Protesters marching to the Ratchadapisek Criminal Court (Photo by ZEE AI)

Activists march to court to demand right to bail

On Sunday (29 January), activists and protesters marched to the Ratchadaphisek Criminal Court to demand the release of political prisoners. Meanwhile, lawyers attempted to post bail for 12 people still detained pending trial or appeal, but were rejected.

Activist Jatupat Boonpattararaksa leading the march to the Ratchadapisek Criminal Court (Photo by ZEE AI)

On Sunday morning (29 January), activists from the Thalufah group and a number of protesters travelled via the BTS sky train from the Bangkok Art and Culture Centre (BACC), where they have been continuously protesting for the past week to demand the release of political prisoners, to the Major Cineplex Ratchayothin shopping mall. From there, they marched to the Ratchadaphisek Criminal Court to meet with the team of lawyers from Thai Lawyers for Human Rights (TLHR), who requested bail for 12 activists and protesters detained pending trial or appeal on charges relating to their participation in pro-democracy protests, including 4 people detained on royal defamation charges.

The march was part of the protests demanding the release of political prisoners and showing support for the demands for judicial reform and for political parties to back the repeal of the royal defamation and sedition laws made by activists Tantawan Tuatunalon and Orawan Phuphong, who revoked their own bail in protest against the judicial system and are now undergoing a dry hunger strike in detention.

However, lawyers did not request bail for Tantawan and Orawan, along with activists Sopon Surariddhidhamrong and Nutthanit Duangmusit, as they asked not to be bailed until other detained protesters have been released.

After arriving at the Criminal Court, activist Jatupat Boonpattararaksa read out a statement calling for the release of every political prisoner detained pending trial or appeal, and for bail conditions such as wearing an electronic monitoring bracelet or being prohibited from leaving one's residence, which can be disproportionate in limiting daily activities, to be revoked.

Protesters gathered in front of the Criminal Court for a while, before returning to the courtyard in front of the BACC for their daily Stand Against Detention protest.

At 15.00, TLHR reported that the Criminal Court had rejected the bail request for 9 activists and protesters detained pending trial. Meanwhile, bail requests for three people detained pending appeal on royal defamation charges were forwarded to the Appeal Court for consideration.

Man who died during protest a ‘lover of democracy’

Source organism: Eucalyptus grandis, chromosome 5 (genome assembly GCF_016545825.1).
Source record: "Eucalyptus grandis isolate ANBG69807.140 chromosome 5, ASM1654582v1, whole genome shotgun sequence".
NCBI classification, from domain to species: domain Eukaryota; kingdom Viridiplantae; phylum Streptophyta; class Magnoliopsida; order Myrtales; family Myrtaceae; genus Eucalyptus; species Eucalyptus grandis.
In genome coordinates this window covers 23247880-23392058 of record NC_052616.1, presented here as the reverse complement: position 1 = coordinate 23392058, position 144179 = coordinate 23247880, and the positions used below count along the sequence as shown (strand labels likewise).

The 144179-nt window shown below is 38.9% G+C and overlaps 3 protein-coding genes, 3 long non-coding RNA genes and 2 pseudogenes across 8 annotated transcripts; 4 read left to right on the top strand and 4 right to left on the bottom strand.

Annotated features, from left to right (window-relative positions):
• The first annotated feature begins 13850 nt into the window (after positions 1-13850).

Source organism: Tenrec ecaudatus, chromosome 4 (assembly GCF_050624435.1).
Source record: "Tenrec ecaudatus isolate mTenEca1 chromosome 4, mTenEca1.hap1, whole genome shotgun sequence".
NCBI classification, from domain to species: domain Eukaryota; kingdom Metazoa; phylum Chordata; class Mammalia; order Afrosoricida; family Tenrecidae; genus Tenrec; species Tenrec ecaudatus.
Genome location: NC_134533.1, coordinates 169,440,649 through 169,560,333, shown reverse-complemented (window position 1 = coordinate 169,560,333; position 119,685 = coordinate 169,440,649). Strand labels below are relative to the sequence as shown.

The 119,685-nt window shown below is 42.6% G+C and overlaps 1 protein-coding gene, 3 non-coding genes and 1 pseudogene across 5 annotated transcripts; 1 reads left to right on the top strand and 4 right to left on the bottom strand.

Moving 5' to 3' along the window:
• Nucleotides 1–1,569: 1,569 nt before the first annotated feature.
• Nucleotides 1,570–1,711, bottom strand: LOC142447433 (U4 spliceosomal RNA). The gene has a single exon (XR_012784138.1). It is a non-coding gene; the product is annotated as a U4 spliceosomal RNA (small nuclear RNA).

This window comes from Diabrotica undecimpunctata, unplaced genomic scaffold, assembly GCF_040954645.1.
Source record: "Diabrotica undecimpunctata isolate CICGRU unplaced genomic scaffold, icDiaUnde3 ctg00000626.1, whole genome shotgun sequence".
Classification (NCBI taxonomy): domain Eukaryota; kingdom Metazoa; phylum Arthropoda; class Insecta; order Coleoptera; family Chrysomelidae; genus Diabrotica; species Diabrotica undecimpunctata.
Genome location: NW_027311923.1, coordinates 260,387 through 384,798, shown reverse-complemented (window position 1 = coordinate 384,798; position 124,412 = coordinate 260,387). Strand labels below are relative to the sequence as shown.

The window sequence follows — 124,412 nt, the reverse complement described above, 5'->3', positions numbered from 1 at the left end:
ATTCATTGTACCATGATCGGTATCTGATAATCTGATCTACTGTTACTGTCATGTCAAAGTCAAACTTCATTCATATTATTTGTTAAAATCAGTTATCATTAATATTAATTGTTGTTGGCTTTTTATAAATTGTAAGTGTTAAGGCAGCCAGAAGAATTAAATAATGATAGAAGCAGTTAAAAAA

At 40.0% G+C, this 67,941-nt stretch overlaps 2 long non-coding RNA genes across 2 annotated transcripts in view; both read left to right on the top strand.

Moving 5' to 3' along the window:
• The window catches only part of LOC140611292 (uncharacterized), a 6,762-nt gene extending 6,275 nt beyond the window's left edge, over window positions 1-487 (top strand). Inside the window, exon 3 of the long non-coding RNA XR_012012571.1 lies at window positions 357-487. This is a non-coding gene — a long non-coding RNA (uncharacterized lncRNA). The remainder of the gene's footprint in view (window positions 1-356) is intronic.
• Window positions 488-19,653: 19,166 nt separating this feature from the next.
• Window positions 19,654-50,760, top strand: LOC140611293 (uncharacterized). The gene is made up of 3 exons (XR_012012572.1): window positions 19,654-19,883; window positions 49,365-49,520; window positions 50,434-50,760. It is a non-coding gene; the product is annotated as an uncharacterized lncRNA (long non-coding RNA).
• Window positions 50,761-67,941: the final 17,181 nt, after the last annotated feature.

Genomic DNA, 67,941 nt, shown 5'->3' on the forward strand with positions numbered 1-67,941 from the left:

Pairot Chotsiphanphon

While protesters were gathering in front of the Criminal Court, it was reported that an elderly man collapsed while sitting at the bus stop in front of the court and was taken to hospital. It was later reported that the man, Pairot Chotsiphanphon, 67, had died from a heart attack.

Jatupat posted a message on Facebook that Pairot was a “lover of democracy” and a regular protest-goer who has been continuously participating in pro-democracy protests.

“I offer my condolences and express my respect for Uncle Pairot, with admiration for an oppressed person who fought until his last moment,” Jatupat wrote.

Pui and Malee

Pairot’s friend Malee told Prachatai that they met during the Red Shirt protests and became friends because they regularly attended the protests. She said that Pairot came from Phichit Province, where his two sisters live, and that he lived alone in Bangkok where he had a business.

Malee and Pui, another protester, said they meet Pairot for a meal every Friday, as they live in the same neighbourhood, and that it was quality time for them to meet each other and talk politics.

Malee said they decided last Friday (27 January) to join the Stand Against Detention protest at the BACC because they were concerned for the young activists on hunger strike in prison. “He said he was worried about Tawan,” Malee said.

Both Malee and Pui said they did not know that Pairot had a heart condition, and that he only ever complained to them about his back pain. They also said that the activists who organized the protest should not feel guilty because Pairot’s death was due to a health condition, and that they are still supporting the group as there is still a long way to go.

Meanwhile, Tueng, another protester and a friend of Pairot, said that Pairot often brought food to give out to protesters. Sometimes he would bring a stove and pan and make them fried eggs.

Tueng also said that he did not previously know Pairot had a heart condition before Sunday. He said that Pairot took the MRT underground train to Lat Phrao station and walked to the Criminal Court. They were sitting at the bus stop together when Pairot told him that his chronic back pain is gone but that he found out that he had a heart condition.

At the BACC, Thalufah activists held a candlelit vigil for Pairot after their daily Stand Against Detention protest. Jatupat then announced that on the 29 January of each year, the activists will meet in front of the Criminal Court for a memorial event for Pairot.


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